For a long time, the stock markets were considered to be a club for the wealthy and the enterprising. That emanated from the old wisdom that gentlemen preferred bonds. There are a lot more flexible and even small retail investors feel a lot more comfortable. Understanding how to invest in share markets is all about dispelling popular myths about share markets. Myths are, typically, based on half-baked knowledge and incorrect understanding of the nuances of the share market. Here are eight such myths which you need to dispel before investing in equities.
1. I am not filthy rich, so stock markets are not for me
Firstly, you do not have to be filthy rich to invest in stock markets. That is a big myth. For example, you can buy just 1 share of SBI which will cost you just about Rs.250. That is all you need to invest in the stock markets. You surely don’t have to be a millionaire to buy stocks in the Indian markets. Remember, to create wealth in the stock markets you don’t have to make mega investments. You just need to start early and then keep investing consistently over a period of time.
2. I am not the Gordon Gecko types nor the Warren Buffett types
That is what happens when we watch too many Hollywood movies that portray investors and traders as larger than life personalities. You don’t have to be a star trader or a market expert to participate in the equity markets. In fact, if you don’t know much about the markets and you are humble enough to acknowledge that then you are on track to becoming a successful investor in your life. Go ahead; you don’t need to be a superstar to invest in equities.
3. At 40, I am just too old to learn new tricks
How to invest in share markets at the age of 40+ is a normal question. Remember, the biggest risk that you are exposed to is not taking any risk in the market. If you turn conservative and put all your money in money market funds you will never generate wealth. At 40 you still have 20 years of earning life ahead of you. As you grow older you can reduce your exposure to equities but you do not need to avoid equities altogether. On the other hand, if you manage to reduce your liabilities then your risk capacity dictates that you take on more of equities.
4. I will buy this company because it was my dad’s favourite too
If you look at the Sensex composition 25 years back and compare it with the Sensex today then there is a vast difference. Stocks like Century and Arvind were blue chips at that time. Stocks like Infosys, TCS and HDFC Bank were either unheard of or did not exist at that point of time. There are great companies like Reliance and Hindustan Unilever which did not give not give any returns for long periods of 10-12 years. When a company becomes very large, it is normally difficult to give aggressive returns. Look at Infosys. It gave fantastic returns between 1995 and 2010. In the last few years, it has struggled, although it is still a great company. Don’t fall in love with a company just because your dad owned it. IBM has gone nowhere in the last 25 years and stocks like Apple and Amazon became $1 trillion companies in the same period.
5. So, more risk means more returns, that is great
Get the causal relationship right! Higher returns entail higher risk but that does not mean that higher risk will lead to higher returns. Let us take an example. If you take a high risk and buy low quality penny stocks that that may not lead to higher returns. On the contrary, you may end up losing up all your capital. Investing in share markets is all about measuring your risk and setting your risk-return trade-off. Don’t think that just because you take on higher risk, you are entitled to higher returns. It does not work that way.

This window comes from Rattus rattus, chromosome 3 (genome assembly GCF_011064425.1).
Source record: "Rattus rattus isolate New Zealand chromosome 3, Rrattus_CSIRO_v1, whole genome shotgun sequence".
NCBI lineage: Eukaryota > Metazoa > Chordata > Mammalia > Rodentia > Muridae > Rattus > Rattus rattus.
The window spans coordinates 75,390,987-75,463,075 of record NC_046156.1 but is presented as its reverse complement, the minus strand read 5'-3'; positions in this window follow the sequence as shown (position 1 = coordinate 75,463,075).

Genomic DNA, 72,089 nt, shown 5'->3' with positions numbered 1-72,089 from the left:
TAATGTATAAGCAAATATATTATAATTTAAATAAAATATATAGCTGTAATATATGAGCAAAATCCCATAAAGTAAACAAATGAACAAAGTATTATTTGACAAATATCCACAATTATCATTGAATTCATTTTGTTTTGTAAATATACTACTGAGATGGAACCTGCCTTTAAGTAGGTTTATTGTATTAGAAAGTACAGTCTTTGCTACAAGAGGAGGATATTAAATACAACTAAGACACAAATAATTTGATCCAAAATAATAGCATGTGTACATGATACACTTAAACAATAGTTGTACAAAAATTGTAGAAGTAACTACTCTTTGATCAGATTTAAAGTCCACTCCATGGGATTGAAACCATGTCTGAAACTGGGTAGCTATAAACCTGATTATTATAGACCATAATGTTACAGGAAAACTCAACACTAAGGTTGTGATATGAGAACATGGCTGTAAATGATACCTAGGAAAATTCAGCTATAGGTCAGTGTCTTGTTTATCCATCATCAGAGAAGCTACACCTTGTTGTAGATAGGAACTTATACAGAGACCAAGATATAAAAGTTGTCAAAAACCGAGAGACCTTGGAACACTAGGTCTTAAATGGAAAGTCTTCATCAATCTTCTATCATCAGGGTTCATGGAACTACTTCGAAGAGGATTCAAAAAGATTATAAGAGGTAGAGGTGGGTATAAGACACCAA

6. FIIs are piling on to this stock, so I will buy it too
You must not do that just because you do not have the same risk capacity that a foreign institutional investor has. Additionally, FIIs may be buying for different reasons. They may be buying just to diversify their portfolio. FIIs may also be buying in one account and selling in another account. Quite often FIIs create arbitrage positions i.e. long on equity and short on futures. Buying such stocks without looking at the nature of the transaction will lead you nowhere.
7. I want to invest in shares but I am scared because it is like a casino
Investing in share markets is different from speculating in stock markets. In the short run the stock markets may be a slotting machine but in the lot run it is a weighing machine. When we talk about investing, we are talking about the long run. If you are able to identify good stocks and hold on to such stocks for the long run then it will create wealth for you. Stocks will be like a casino only if you try to play the high-risk game like volatile stocks, penny stocks, leveraged trading etc.
8. I am accumulating the stock on every dip
Buying good stocks on dips is a good idea but buying bad stocks on dips is a very bad idea. Whenever you get this kind of bad idea think about stocks like Kingfisher, Deccan Chronicle, Satyam and many others which vanished without a trace. There is a difference between a quality stock correcting, a cyclical stock correcting and a worthless stock crumbling. How to invest in share markets is all about knowing this critical difference. You must accumulate cyclical stocks only when the cycle is showing prospects of a bounce. High quality stocks can be added on dips, but volatile and speculative stocks are a strict no.
Disclaimer: The above opinion is that of Vaibhav Agrawal (VP – Head of Research & ARQ at Angel Broking Ltd). Views expressed are his own.